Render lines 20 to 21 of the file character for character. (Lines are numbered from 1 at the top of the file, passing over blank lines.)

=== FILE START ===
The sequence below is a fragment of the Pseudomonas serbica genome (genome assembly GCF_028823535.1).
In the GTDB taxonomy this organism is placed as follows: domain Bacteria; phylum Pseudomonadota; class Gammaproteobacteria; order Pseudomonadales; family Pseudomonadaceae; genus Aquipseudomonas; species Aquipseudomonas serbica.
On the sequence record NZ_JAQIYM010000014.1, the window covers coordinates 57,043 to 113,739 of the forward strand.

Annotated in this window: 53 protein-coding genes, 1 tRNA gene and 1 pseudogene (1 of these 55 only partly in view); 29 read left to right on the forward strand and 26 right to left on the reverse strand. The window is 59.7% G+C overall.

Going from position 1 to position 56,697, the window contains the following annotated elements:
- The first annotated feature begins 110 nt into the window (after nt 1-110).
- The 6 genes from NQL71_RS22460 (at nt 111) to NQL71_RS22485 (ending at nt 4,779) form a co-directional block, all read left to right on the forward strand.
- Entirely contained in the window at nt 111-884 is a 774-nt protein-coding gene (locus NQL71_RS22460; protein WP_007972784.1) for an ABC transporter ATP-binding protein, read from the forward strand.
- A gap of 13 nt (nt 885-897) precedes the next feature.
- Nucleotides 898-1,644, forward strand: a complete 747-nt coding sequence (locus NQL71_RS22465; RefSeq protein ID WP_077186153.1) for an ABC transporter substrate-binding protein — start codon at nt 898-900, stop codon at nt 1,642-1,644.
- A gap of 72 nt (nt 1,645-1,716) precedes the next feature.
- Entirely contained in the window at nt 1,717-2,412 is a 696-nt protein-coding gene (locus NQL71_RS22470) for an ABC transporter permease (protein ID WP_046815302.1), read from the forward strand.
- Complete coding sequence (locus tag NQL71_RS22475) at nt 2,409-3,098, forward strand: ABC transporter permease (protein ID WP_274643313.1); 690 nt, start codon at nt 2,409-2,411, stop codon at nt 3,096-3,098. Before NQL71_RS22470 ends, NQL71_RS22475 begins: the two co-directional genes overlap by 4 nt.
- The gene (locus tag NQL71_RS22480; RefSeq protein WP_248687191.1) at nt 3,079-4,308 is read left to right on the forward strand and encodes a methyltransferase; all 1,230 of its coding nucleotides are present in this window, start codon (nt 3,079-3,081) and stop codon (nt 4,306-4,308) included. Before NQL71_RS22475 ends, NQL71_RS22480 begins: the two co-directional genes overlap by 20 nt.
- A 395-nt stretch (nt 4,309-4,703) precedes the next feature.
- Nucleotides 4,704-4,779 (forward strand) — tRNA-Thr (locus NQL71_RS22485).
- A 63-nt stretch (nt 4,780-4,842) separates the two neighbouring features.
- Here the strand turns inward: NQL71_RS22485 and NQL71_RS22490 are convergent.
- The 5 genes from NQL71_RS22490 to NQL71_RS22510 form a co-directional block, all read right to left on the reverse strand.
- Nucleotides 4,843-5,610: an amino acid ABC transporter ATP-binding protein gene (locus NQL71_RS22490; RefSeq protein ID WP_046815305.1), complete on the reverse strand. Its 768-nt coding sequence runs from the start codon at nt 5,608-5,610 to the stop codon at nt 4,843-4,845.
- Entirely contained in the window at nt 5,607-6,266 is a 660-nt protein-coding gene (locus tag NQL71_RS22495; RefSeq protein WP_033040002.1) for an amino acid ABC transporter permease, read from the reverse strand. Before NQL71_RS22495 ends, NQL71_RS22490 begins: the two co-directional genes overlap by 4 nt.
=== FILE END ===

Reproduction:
- Nucleotides 4,843-5,610: an amino acid ABC transporter ATP-binding protein gene (locus NQL71_RS22490; RefSeq protein ID WP_046815305.1), complete on the reverse strand. Its 768-nt coding sequence runs from the start codon at nt 5,608-5,610 to the stop codon at nt 4,843-4,845.
- Entirely contained in the window at nt 5,607-6,266 is a 660-nt protein-coding gene (locus tag NQL71_RS22495; RefSeq protein WP_033040002.1) for an amino acid ABC transporter permease, read from the reverse strand. Before NQL71_RS22495 ends, NQL71_RS22490 begins: the two co-directional genes overlap by 4 nt.